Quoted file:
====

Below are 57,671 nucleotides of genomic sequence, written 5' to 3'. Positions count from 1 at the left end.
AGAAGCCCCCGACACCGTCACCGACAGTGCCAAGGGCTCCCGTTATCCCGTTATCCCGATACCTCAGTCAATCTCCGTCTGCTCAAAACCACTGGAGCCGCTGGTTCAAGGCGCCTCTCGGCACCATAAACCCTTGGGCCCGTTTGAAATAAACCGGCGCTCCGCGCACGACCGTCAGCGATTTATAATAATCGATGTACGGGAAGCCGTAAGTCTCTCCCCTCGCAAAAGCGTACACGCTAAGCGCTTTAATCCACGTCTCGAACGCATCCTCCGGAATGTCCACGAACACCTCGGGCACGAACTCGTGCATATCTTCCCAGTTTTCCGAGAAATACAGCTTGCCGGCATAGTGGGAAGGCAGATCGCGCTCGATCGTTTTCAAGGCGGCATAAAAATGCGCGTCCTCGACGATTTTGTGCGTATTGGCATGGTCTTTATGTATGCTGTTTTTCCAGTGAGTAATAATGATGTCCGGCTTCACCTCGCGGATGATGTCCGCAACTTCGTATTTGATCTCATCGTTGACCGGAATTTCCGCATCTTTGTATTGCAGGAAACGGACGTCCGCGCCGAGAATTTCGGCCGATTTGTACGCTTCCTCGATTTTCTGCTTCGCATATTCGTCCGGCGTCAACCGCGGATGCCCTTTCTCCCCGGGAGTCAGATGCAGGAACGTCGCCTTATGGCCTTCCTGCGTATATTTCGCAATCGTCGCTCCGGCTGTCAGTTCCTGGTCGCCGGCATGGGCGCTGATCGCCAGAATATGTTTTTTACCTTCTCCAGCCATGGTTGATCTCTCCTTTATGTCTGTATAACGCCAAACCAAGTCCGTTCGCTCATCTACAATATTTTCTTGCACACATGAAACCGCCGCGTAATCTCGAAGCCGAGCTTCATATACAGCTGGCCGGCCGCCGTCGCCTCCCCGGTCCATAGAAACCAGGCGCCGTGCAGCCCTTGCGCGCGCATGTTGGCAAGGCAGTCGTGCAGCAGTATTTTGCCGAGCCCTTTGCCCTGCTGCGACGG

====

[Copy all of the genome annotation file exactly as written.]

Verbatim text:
Below are 57,671 nucleotides of genomic sequence, written 5' to 3'. Positions count from 1 at the left end.
AGAAGCCCCCGACACCGTCACCGACAGTGCCAAGGGCTCCCGTTATCCCGTTATCCCGATACCTCAGTCAATCTCCGTCTGCTCAAAACCACTGGAGCCGCTGGTTCAAGGCGCCTCTCGGCACCATAAACCCTTGGGCCCGTTTGAAATAAACCGGCGCTCCGCGCACGACCGTCAGCGATTTATAATAATCGATGTACGGGAAGCCGTAAGTCTCTCCCCTCGCAAAAGCGTACACGCTAAGCGCTTTAATCCACGTCTCGAACGCATCCTCCGGAATGTCCACGAACACCTCGGGCACGAACTCGTGCATATCTTCCCAGTTTTCCGAGAAATACAGCTTGCCGGCATAGTGGGAAGGCAGATCGCGCTCGATCGTTTTCAAGGCGGCATAAAAATGCGCGTCCTCGACGATTTTGTGCGTATTGGCATGGTCTTTATGTATGCTGTTTTTCCAGTGAGTAATAATGATGTCCGGCTTCACCTCGCGGATGATGTCCGCAACTTCGTATTTGATCTCATCGTTGACCGGAATTTCCGCATCTTTGTATTGCAGGAAACGGACGTCCGCGCCGAGAATTTCGGCCGATTTGTACGCTTCCTCGATTTTCTGCTTCGCATATTCGTCCGGCGTCAACCGCGGATGCCCTTTCTCCCCGGGAGTCAGATGCAGGAACGTCGCCTTATGGCCTTCCTGCGTATATTTCGCAATCGTCGCTCCGGCTGTCAGTTCCTGGTCGCCGGCATGGGCGCTGATCGCCAGAATATGTTTTTTACCTTCTCCAGCCATGGTTGATCTCTCCTTTATGTCTGTATAACGCCAAACCAAGTCCGTTCGCTCATCTACAATATTTTCTTGCACACATGAAACCGCCGCGTAATCTCGAAGCCGAGCTTCATATACAGCTGGCCGGCCGCCGTCGCCTCCCCGGTCCATAGAAACCAGGCGCCGTGCAGCCCTTGCGCGCGCATGTTGGCAAGGCAGTCGTGCAGCAGTATTTTGCCGAGCCCTTTGCCCTGCTGCGACGG